Is this a Morris Robinson Hopi pendant?

I got this amazing pendant as part of an Goodwill auction. The snake hallmark intrigued me and my research suggests the H and snake motif are the hallmarks of Hopi artist Morris Robinson (1901-1987). Is this indeed a pendant crafted by him? Can you possibly date it roughly? And value? I love it! Thank you for your help.


I can’t help you with date or value, but it does seem to be in the style of his work. Very interesting, his jewelry doesn’t look like typical Hopi. If it’s one of his, lucky you to find it at a Goodwill auction.


What an interesting piece. Most silversmiths learn on copper because of the cost of silver. The copper will be filled with stamp designs, and many times it is used to just see what the stamp is going to look like on the piece of jewelry. This reminds me of that practice, then liking the look and turning it into a pendant. It would have been great to hear Morris talk about the creation of this piece.


Thank you! Appreciate your feedback! The Morris Robinson crafted items I found on the internet as part of my research were far more elaborate, but just the thought of this pendant likely being one of his creations is heartening enough. He was a great artist. I came across a very similar Morris pendant in a Pinterest post, but it is no longer available on Ebay.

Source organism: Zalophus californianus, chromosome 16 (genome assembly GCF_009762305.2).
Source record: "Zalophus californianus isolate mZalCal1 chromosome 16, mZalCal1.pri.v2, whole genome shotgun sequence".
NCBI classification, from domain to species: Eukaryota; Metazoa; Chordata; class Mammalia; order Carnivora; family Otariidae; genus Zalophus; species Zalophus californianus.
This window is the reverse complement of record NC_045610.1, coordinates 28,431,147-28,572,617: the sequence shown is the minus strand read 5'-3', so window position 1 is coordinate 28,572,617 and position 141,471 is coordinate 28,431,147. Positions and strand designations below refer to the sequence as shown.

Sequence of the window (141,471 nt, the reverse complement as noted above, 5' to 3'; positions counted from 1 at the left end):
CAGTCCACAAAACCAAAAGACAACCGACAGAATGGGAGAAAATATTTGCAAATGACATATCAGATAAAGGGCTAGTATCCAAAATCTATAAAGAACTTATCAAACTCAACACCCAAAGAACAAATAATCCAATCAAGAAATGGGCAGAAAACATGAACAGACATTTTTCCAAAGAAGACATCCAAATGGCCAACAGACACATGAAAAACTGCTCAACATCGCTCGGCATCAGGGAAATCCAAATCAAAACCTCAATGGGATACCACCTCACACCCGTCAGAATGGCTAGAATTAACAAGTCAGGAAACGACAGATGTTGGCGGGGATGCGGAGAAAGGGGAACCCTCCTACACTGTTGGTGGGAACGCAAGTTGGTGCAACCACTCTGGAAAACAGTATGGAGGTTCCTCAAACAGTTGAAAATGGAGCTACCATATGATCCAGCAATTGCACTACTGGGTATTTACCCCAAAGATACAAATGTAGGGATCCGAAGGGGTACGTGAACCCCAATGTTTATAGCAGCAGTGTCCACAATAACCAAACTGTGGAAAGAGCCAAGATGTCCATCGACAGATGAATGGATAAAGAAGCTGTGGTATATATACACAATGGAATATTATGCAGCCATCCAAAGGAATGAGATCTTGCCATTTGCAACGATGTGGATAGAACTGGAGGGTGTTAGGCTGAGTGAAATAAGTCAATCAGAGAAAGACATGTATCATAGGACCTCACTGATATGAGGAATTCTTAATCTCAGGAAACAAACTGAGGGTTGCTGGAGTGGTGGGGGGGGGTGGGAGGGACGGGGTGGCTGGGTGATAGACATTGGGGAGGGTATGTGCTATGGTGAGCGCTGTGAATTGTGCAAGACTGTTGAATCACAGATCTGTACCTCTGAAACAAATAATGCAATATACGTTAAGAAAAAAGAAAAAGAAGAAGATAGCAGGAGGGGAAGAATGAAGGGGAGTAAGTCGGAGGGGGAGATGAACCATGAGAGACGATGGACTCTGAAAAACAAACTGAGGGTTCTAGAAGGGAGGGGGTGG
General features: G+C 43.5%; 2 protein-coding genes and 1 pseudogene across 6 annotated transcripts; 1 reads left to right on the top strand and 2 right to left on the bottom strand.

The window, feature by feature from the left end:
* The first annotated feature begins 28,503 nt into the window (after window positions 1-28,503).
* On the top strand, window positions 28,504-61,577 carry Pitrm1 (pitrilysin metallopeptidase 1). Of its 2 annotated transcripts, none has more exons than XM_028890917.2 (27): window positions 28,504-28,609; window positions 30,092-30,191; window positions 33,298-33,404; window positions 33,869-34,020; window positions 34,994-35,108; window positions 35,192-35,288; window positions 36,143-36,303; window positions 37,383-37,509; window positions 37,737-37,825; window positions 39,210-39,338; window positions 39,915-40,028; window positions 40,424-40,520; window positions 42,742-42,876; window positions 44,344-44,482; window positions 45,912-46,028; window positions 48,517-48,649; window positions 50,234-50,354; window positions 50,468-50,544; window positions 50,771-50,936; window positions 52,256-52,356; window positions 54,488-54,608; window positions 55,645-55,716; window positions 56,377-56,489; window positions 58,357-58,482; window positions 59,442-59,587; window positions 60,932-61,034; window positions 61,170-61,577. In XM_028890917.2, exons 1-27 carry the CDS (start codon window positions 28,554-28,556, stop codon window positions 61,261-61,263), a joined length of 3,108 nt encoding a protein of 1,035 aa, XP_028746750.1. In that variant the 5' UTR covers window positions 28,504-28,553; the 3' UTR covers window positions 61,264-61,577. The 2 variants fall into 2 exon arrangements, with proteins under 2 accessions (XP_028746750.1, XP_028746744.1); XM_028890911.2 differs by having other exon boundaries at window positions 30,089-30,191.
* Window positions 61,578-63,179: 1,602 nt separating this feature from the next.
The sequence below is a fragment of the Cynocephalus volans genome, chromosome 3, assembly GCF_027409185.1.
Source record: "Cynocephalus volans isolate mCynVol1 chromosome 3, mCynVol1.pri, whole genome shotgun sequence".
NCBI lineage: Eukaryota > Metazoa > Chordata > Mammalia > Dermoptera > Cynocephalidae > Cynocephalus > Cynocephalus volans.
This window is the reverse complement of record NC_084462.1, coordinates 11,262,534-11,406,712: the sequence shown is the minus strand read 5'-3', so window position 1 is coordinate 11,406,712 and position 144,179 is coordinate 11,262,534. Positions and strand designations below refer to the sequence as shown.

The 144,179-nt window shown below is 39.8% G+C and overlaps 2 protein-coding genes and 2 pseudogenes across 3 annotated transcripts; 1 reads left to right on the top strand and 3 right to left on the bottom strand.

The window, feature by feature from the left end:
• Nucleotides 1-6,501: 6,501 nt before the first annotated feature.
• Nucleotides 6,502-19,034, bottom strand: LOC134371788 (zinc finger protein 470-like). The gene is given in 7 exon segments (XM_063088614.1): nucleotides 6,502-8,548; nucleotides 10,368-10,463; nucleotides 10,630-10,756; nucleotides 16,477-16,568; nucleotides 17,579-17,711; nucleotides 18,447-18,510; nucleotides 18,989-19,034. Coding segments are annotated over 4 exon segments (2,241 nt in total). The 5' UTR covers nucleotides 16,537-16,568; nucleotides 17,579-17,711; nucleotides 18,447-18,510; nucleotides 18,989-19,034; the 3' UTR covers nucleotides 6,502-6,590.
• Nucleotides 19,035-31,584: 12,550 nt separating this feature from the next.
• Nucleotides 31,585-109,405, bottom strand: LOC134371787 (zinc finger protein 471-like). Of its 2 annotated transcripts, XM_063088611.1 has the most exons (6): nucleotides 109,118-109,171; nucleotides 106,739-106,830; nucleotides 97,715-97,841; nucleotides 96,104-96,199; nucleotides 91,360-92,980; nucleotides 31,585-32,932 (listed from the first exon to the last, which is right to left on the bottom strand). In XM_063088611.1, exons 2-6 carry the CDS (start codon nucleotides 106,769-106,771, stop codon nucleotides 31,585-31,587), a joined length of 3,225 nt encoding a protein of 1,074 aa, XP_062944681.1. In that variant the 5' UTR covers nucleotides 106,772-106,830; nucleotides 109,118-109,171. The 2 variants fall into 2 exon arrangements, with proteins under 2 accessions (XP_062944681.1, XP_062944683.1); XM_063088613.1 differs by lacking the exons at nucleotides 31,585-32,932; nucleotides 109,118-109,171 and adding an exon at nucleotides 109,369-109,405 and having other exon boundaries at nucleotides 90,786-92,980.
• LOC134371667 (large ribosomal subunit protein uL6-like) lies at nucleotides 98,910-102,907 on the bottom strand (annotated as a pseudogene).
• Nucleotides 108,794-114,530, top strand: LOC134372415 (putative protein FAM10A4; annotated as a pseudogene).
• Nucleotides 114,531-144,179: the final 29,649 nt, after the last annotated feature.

That’s definitely Morris Robinson’s small arrow stamp with the noticeable kick out on the end of the arrow’s fletch (flight feathers). He had a larger arrow with more pronounced feathers also. Here is a picture incorporating both the large and the small arrows along with the bird stamp in the center of the conchos. The bottom, half round crescent, stamp seems to be on the shoulders of the cut out birds.

FYI, Liz Wallace, who made the bowl on the cover of Pat and Kim Messier’s book “Reassessing Hallmarks of Native Southwest Jewelry”, owns Morris Robinsons collection of old stamps that he used.




Beautiful stamps, Jason. Thanks for posting!

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Same stamps in the bottom of the bowl. This is at the Heard Museum.



How wonderful! Thank you for posting this!

Thank you for this incredible information! Learnt so much!